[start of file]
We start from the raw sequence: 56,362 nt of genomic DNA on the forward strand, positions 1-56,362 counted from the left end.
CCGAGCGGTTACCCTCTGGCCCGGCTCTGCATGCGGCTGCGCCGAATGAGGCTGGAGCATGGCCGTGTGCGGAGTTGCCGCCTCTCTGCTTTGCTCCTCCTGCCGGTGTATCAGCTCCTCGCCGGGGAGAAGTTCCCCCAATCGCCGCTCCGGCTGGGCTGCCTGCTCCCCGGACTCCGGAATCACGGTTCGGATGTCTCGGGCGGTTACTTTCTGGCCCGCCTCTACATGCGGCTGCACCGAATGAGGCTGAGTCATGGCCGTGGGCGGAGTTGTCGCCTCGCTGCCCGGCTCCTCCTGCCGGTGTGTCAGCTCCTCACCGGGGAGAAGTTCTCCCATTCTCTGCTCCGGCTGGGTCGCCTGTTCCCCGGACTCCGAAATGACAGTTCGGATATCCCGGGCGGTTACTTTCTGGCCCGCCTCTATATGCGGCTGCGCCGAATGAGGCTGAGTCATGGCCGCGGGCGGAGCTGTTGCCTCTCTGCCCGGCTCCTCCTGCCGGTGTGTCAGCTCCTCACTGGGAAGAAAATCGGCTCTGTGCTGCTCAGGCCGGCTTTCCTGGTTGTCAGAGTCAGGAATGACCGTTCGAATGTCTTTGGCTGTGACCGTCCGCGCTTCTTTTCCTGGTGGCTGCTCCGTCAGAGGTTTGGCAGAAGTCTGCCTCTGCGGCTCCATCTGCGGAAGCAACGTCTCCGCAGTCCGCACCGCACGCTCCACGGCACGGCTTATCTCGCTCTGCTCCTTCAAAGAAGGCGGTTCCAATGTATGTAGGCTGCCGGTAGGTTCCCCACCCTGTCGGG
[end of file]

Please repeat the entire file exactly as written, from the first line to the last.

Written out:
We start from the raw sequence: 56,362 nt of genomic DNA on the forward strand, positions 1-56,362 counted from the left end.
CCGAGCGGTTACCCTCTGGCCCGGCTCTGCATGCGGCTGCGCCGAATGAGGCTGGAGCATGGCCGTGTGCGGAGTTGCCGCCTCTCTGCTTTGCTCCTCCTGCCGGTGTATCAGCTCCTCGCCGGGGAGAAGTTCCCCCAATCGCCGCTCCGGCTGGGCTGCCTGCTCCCCGGACTCCGGAATCACGGTTCGGATGTCTCGGGCGGTTACTTTCTGGCCCGCCTCTACATGCGGCTGCACCGAATGAGGCTGAGTCATGGCCGTGGGCGGAGTTGTCGCCTCGCTGCCCGGCTCCTCCTGCCGGTGTGTCAGCTCCTCACCGGGGAGAAGTTCTCCCATTCTCTGCTCCGGCTGGGTCGCCTGTTCCCCGGACTCCGAAATGACAGTTCGGATATCCCGGGCGGTTACTTTCTGGCCCGCCTCTATATGCGGCTGCGCCGAATGAGGCTGAGTCATGGCCGCGGGCGGAGCTGTTGCCTCTCTGCCCGGCTCCTCCTGCCGGTGTGTCAGCTCCTCACTGGGAAGAAAATCGGCTCTGTGCTGCTCAGGCCGGCTTTCCTGGTTGTCAGAGTCAGGAATGACCGTTCGAATGTCTTTGGCTGTGACCGTCCGCGCTTCTTTTCCTGGTGGCTGCTCCGTCAGAGGTTTGGCAGAAGTCTGCCTCTGCGGCTCCATCTGCGGAAGCAACGTCTCCGCAGTCCGCACCGCACGCTCCACGGCACGGCTTATCTCGCTCTGCTCCTTCAAAGAAGGCGGTTCCAATGTATGTAGGCTGCCGGTAGGTTCCCCACCCTGTCGGG